Banished From The Heroes' Party
Episode 8

by Richard Eisenbeis,

How would you rate episode 8 of
Banished From The Heroes' Party ?
Community score: 4.3

On one hand, this episode helps me understand why the last episode was so overstuffed with information: they wanted to make sure that this episode had room to breathe. On the other hand, this episode—which is obviously the climax to the first arc of the story—could have still used more than it got.

Oh sure, unlike last episode, this one is easy enough to follow. However, character motivations are just kind of dropped on us suddenly and the climatic moments need more time to build and sustain tension. In other words, this episode's issue is a technical one: The story being told is a good one. The way it's being told is the problem.

Pacing issues aside, the most interesting thing to come out of this episode isn't the revelation of the mystery—i.e., what Big Hawk was doing and why. Nor is it how Red and Rit foil Big Hawk's plans for revolution. It's what we learn about the nature and society of demons—and the implications it has for Red and Rit's world.

To start, we see that demons can make contracts with humans—contracts they have to fulfill (though I admit to not understanding how Big Hawk's demon is able to nullify its contract, seemingly without penalty in the end). Of course, like many “deals with the devil,” you have to not only be careful what you wish for but also how you wish for it. Big Hawk wished to become King of Zoltan—so the demon just took over his body and planned to rule as King. It would still technically be “Big Hawk” as King after all.

Albert also makes a contract with the demon—for a mixture of selfish and selfless reasons. He wants to unite Zoltan so it can join the fight against the Demon Lord. He also wants the glory that would come from joining the Hero on the front lines—becoming the “Champion” his Blessing calls him to be. Of course, if he has to violently overthrow the existing Zoltan government, make a demon King, and lead a ton of innocents to their deaths, it's just a necessary sacrifice. Though, let's be clear here. It's hard to say how much of this is Albert's fault.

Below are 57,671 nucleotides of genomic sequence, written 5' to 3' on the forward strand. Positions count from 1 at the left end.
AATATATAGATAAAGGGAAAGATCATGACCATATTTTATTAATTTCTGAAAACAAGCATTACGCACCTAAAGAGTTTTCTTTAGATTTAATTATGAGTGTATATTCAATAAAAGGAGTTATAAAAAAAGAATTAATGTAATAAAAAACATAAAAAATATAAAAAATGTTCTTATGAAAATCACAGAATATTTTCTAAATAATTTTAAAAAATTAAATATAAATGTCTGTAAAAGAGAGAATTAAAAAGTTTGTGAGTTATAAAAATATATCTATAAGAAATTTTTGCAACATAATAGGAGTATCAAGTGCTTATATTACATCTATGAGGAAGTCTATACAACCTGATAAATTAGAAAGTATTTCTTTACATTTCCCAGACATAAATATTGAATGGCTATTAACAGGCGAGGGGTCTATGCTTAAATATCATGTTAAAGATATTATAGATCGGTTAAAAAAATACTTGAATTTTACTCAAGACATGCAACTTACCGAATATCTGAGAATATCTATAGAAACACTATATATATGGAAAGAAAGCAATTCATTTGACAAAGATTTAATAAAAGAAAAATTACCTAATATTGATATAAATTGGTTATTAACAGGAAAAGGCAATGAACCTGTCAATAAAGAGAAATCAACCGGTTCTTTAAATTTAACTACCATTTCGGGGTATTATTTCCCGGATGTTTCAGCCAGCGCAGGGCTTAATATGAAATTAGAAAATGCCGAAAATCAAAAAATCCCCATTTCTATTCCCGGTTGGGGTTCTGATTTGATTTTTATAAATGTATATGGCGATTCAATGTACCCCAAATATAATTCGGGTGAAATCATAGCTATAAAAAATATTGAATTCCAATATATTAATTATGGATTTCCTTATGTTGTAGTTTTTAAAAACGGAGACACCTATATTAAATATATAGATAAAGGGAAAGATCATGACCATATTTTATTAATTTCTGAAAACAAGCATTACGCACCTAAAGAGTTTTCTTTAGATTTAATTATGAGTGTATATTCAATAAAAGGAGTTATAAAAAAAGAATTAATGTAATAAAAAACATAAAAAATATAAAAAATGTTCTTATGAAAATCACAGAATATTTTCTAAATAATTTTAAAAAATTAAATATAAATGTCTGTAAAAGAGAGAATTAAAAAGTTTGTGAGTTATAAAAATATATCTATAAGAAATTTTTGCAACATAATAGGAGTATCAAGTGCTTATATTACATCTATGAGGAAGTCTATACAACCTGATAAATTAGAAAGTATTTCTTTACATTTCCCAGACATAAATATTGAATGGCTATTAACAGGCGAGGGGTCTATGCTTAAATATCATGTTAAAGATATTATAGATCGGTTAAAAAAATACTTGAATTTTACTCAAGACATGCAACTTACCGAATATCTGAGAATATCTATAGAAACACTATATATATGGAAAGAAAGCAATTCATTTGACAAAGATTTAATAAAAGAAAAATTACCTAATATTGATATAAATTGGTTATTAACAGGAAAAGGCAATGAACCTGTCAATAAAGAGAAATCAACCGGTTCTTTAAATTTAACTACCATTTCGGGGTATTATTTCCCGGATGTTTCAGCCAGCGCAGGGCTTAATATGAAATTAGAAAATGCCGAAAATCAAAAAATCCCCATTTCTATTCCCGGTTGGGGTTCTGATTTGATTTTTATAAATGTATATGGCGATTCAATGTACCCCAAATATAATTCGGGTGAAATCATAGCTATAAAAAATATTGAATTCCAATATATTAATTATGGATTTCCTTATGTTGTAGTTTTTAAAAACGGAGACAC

If anything, Albert is the most tragic character we have met aside from Ruti. His Blessing drives him to attain greatness but he lacks the ability to actually achieve it. In the frontier, he is the top dog as far as heroes go. He doesn't even have to share the limelight with Rit anymore since her retirement. Yet, his Blessing doesn't allow him to be satisfied with this. While Rit has been battling against her Blessing in order to follow her heart (and we've seen the emotional strain of her doing this), Albert has had no choice in the matter. He can't grow anymore as long as he is in the frontier but he can't leave it either—not without some great feat under his belt anyway.

Once again, it is Blessings in general that are the cause of what is going on. People are divinely forced into doing things they don't want to do or are simply unsuited for. Imagine being born like Big Hawk with the “Torturer” Blessing—knowing that you only get fulfillment by hurting others in deep, dark dungeons. And, through Ruti, we've seen that the other side of the coin can be just as rough. Is it any wonder the Blessing canceling drug is so popular even with the axe murdering side effects?

Yet, what's really interesting is that demons are likewise forced into their roles through Blessings as well. Sure, there seems to be less variety with all Axe Demons having the “Axe Demon” Blessing but that means in general that Demons have just as much/little free will as the humans. In the conversation between demons we witness, it is clearly stated that the demons also worship “The Almighty Demis” just like the humans—that they believe it is correct to live in accordance to their predetermined roles. The demon inside Big Hawk, however, is a heretic, trying to make its own path—and using a drug that rejects the will of Demis in the process. Now, of course, all of this isn't to say that the demons we've seen so far aren't evil (they certainly are), however, it seems more and more clear that it is Demis and its worldly agents that are the true villains. I mean, without Blessings, who's to say there would even be a war between humankind and demons at all?


Random Thoughts:

• I love that Rit and Red are able to keep it in their pants once they remember they have a kid in the house. It makes them seem like real people dealing with a real issue in a responsible way.

• I like that Zoltan is like the worst place to start a revolution as people aren't being oppressed nor do they really care about the outside world.

• I assume the effects of the drug aren't permanent—that Big Hawk just drugged up Ademi in case Al wouldn't kill him.

• I get that the character resolution of the episode is Red choosing life with Rit over being a hero. However, I feel it's kind of a false conflict. The real conflict is, once he knows what Ruti is going through without him, will he really be able to continue his slow life with Rit?

• Not sure I understand Big Hawk's Demon's Plan by going to Ruti... and I understand even less why Albert is okay with it.

• Can Ruti even have a talk with a demon? Like would her Blessing even allow that?

Banished From The Heroes' Party is currently streaming on Funimation.

Richard is an anime and video game journalist with over a decade of experience living and working in Japan. For more of his writings, check out his Twitter and blog.

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